for Class Participation
participation in discussions will help you remember and assimilate
what you learn. It will also help you apply what you have learned
to new situations. By sharing your ideas with your peers, you learn
to articulate your thoughts and get others to think about and expand
on them. Imagine the power that lies in thinking together! In listening
to peers, you hear many different ways of interpreting and applying
class material which will help you to integrate the information.
is graded on a scale from 0 (lowest) through 4 (highest), using
the criteria below. The criteria focus on what you demonstrate and
do not presume to guess at what you know but do not demonstrate.
This is because what you offer to the class is what you and others
learn from. I expect the average level of participation to satisfy
the criteria for a "3".
Tries to respond when called on but does not offer much.
Demonstrates very infrequent involvement in discussion.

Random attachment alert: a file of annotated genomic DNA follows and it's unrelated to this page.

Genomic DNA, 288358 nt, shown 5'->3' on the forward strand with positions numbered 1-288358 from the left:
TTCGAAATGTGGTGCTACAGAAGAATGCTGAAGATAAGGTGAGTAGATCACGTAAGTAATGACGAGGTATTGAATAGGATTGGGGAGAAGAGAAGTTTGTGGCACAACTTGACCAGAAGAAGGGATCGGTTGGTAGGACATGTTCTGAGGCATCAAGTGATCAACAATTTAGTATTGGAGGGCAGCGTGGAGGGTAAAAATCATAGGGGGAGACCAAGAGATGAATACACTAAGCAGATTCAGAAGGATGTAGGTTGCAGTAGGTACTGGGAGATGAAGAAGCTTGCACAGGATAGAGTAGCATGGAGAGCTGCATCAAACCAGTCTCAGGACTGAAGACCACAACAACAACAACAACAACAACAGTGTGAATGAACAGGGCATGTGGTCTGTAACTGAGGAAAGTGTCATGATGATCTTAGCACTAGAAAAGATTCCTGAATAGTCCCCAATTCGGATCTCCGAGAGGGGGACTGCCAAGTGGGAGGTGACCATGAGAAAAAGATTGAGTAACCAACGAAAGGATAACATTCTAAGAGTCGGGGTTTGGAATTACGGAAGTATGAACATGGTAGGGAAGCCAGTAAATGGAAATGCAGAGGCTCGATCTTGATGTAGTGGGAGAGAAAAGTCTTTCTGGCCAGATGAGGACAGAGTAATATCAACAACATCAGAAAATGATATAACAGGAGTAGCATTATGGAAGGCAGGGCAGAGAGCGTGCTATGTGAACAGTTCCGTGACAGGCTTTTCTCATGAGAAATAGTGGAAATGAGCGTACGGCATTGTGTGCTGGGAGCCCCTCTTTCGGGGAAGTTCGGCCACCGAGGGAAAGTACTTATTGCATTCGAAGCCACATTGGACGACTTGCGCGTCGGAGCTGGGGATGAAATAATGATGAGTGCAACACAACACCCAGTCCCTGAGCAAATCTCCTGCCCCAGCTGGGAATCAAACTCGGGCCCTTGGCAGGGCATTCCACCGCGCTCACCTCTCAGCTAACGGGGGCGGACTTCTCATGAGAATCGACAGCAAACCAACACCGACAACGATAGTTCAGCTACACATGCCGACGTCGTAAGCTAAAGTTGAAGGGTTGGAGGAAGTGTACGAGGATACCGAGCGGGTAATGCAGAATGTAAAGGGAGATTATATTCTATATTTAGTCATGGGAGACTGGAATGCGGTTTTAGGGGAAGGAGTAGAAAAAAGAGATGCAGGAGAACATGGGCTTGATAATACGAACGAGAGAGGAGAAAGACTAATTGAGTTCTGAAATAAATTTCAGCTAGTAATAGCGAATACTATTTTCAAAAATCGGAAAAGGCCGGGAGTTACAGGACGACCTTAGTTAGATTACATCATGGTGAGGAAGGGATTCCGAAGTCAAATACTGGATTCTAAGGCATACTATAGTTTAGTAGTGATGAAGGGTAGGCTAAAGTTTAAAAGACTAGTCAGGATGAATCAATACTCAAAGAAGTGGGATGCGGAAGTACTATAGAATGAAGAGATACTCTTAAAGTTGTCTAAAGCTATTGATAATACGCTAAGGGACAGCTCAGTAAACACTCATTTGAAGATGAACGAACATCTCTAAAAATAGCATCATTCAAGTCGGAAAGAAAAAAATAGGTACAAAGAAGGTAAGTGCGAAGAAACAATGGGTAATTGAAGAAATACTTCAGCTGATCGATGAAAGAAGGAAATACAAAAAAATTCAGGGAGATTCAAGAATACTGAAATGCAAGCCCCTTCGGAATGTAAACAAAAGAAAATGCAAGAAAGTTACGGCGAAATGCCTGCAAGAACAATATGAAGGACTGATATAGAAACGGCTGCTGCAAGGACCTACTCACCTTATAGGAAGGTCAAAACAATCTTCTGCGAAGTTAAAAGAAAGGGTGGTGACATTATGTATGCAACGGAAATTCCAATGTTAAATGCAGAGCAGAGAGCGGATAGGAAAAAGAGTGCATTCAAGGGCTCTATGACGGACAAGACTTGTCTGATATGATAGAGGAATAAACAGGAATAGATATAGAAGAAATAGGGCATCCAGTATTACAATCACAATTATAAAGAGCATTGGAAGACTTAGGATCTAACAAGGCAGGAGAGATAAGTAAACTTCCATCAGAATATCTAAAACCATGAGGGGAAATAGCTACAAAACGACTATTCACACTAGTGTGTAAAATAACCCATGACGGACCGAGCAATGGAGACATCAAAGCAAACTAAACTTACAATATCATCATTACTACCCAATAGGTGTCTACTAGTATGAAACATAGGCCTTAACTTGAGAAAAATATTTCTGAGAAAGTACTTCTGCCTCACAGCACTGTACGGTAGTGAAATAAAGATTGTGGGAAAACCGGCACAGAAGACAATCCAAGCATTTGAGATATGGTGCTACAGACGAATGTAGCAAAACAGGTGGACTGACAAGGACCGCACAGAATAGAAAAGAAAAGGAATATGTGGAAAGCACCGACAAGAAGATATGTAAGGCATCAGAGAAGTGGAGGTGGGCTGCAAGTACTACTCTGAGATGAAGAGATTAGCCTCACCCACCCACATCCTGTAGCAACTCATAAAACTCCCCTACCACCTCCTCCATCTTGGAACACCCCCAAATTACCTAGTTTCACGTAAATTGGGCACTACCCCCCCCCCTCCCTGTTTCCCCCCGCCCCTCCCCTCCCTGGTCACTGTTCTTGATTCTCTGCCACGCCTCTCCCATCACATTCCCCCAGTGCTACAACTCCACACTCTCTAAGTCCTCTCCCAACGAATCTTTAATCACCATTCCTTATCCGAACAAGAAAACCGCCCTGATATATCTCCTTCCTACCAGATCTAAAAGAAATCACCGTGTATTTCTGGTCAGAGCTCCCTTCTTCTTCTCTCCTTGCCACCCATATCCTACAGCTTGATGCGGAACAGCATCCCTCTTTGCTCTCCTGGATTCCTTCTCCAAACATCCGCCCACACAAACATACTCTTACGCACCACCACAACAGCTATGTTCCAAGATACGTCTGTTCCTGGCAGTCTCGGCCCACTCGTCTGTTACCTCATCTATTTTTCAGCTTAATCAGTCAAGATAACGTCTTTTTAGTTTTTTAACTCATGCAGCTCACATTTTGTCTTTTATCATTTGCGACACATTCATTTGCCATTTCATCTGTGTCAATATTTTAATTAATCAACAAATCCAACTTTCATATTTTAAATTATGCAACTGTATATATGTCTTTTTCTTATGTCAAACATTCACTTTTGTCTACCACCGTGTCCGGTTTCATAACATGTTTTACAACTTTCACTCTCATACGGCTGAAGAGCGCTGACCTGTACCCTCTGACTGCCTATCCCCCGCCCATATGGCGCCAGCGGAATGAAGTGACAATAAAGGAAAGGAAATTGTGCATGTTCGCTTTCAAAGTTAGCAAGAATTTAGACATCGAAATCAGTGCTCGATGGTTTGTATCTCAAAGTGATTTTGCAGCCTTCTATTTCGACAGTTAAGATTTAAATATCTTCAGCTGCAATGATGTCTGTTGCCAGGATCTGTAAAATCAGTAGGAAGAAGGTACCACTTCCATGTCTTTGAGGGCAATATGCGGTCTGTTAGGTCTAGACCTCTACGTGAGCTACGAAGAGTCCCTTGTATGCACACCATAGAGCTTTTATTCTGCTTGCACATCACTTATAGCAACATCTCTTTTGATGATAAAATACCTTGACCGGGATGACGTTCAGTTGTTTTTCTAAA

adequate preparation: knows reading facts, but does not show
evidence of trying to interpret or analyze them.
Offers straightforward information (e.g., straight from reading),
without elaboration or very infrequently (perhaps once a class).
Does not offer to contribute to discussion, but contributes
to a moderate degree when called on.
Demonstrates sporadic involvement.
good preparation: knows reading facts well, has thought through
implications of them.
Offers interpretations and analysis of readings (more than just
facts) to class.
Contributes well to discussion in an ongoing way: responds to
other students' points, thinks through own points, questions
others in a constructive way, offers and supports suggestions
that may be counter to the majority opinion.
Demonstrates consistent ongoing involvement.
excellent preparation: exceptional ideas and comments, relating
them to readings and other material (e.g., course material,
other classes, discussions, experiences, etc.).
Offers analysis, synthesis, and evaluation of readings, e.g.,
puts together pieces of the discussion to develop new approaches
that take the class further.
Contributes in a very significant way to ongoing discussion:
keeps analysis focused, responds very thoughtfully to other
students' comments, contributes to the cooperative argument-building,
suggests alternative ways of approaching material and helps
class analyze which approaches are appropriate, etc.
Demonstrates ongoing very active involvement.
(Adapted from Martha L. Maznevski, Grading Class Participation. Teaching Concerns.
A newsletter for Faculty and TAs. Teaching Resource Center, 1996)